In the late 1960s, the term ‘beautiful people’ came to be applied to a wealthy, indolent crowd of perpetual party-goers, most often found in exotic locations, who enjoyed a robust pursuit of alcohol, drugs and sexual liaisons. They differed from the ‘jet set’ in that they gravitated more toward counter-culture trends and fashions. And no one was more beautiful than Talitha Getty (1940-1971).

The photo on the Edge of Forever
Her wealth, her fame, her money, her films…all conspired to evoke a lifestyle that belonged more in celebrity fanzines than in a world of real-life consequences.

And why shouldn’t her boyfriend at one point be French aristocrat Count Jean De Breteuil, a dreadful man who seemed adept at using heroin to kill rock stars and other celebrities.

She held court in Morocco where a thin line etched in the cool sand of a midnight dune holds death at bay, but somehow the wind always breathes the lovely sweet-tang perfume of decay.

We leave Talitha Getty on that Marrakesh rooftop in blue moon aspic, her forever face both curious and fearful, with that thousand-yard stare that looks so intently at absolutely nothing.

Monday, September 17, 2018

Pierre Trudeau: We just watched him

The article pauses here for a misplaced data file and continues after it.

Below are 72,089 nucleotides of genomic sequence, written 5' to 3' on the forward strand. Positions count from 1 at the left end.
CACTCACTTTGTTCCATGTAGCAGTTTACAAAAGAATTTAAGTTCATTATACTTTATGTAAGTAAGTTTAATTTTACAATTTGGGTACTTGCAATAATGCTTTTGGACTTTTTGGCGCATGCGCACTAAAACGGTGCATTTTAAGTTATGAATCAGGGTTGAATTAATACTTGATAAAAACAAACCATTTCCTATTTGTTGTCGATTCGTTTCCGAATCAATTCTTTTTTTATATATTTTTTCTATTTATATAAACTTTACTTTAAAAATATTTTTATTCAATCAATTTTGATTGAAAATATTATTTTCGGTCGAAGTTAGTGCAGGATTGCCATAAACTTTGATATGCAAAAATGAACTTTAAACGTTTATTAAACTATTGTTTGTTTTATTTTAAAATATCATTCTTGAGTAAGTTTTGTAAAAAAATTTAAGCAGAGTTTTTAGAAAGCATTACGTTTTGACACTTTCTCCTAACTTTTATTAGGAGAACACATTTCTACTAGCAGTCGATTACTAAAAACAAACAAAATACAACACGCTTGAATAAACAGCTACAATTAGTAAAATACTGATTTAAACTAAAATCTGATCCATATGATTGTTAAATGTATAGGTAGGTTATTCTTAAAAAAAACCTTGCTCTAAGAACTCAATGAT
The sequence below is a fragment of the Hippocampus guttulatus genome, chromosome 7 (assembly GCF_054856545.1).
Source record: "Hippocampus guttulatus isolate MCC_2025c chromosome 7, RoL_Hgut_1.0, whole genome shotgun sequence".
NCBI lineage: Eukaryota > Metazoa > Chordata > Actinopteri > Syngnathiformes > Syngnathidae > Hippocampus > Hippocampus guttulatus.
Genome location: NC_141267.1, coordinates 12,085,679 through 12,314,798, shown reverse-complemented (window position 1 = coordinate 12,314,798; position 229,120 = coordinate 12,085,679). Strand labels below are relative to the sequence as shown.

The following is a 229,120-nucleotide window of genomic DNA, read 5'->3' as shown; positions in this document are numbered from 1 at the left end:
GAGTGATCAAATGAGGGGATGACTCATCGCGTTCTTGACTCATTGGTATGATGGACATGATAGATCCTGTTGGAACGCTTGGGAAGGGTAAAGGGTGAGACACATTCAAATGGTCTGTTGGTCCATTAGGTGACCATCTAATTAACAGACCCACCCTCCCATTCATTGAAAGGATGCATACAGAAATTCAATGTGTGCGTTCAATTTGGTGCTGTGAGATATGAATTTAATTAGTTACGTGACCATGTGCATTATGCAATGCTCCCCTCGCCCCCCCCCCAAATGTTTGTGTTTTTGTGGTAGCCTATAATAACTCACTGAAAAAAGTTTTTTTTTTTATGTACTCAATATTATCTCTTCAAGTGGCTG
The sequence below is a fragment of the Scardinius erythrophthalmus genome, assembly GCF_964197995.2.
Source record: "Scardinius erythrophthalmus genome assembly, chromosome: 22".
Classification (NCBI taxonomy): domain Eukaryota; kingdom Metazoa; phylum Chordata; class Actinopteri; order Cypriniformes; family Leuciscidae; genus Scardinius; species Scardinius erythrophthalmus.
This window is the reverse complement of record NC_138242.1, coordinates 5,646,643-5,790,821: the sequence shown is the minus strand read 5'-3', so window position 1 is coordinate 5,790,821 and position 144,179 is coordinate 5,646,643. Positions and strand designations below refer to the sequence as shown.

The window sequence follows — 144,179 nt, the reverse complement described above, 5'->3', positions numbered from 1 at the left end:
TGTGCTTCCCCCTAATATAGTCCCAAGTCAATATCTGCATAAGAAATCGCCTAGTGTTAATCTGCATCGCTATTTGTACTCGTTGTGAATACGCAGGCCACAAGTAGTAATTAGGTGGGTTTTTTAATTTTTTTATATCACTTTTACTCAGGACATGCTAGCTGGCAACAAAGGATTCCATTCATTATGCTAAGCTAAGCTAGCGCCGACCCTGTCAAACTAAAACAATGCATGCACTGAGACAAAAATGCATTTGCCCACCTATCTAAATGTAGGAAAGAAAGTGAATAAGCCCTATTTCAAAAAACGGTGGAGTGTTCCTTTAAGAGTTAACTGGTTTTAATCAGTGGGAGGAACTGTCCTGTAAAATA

“[Pierre Trudeau] has certain animal leadership properties — as a zoologist, I’m tremendously impressed with Trudeau. He has an intellectual virility which is exceedingly important . . . His anatomy, his gestures, his facial expressions are animal qualities that set him apart and bring him to the top of the heap.” - Desmond Morris


Trudeau-mania kicks in
A handsome millionaire, bachelor, law professor. Pierre Trudeau was a godsend to Canada’s version of the Swingin’ 60s. He even had a sports car.

The electorate tend not to trust intellectual candidates, but somehow Trudeau, empowered by the cultural zeitgeist, slalomed through the sluice gates.
Pierre with Barbara Streisand

It was the first time any Canadian politician had inspired mania. Jolted by the success of Expo 67, the conservative people of this northern country voted him in as their 15th prime minister. He was Canada’s John F. Kennedy.

His shining moment came on October 13, 1970 (during the October Crisis) when a reporter asked how far he would go to shut down a terrorist group. “Just watch me,” he replied, and Canadians sat up in their seats. The arrogance. The confidence. Who was this guy?... And they certainly watched him.
Canada's JFK

They watched him date glamorous celebrities. They watched his marriage to a beautiful, younger woman... then watched her party with the Rolling Stones.

Trudeau was a wonderful anomaly - to paraphrase one of his adversaries – representing ‘not what we are, but who we could become.’

In the end, who wouldn’t mind that said about them.

Friday, June 8, 2018

Hunter S. Thompson: The Pain of Being a Man


No More Games. No More Bombs. No More Walking. No More Fun. No More Swimming. 67. That is 17 years past 50. 17 more than I needed or wanted. Boring. I am always bitchy. No Fun—for anybody. 67. You are getting Greedy. Act your old age. Relax—This won’t hurt.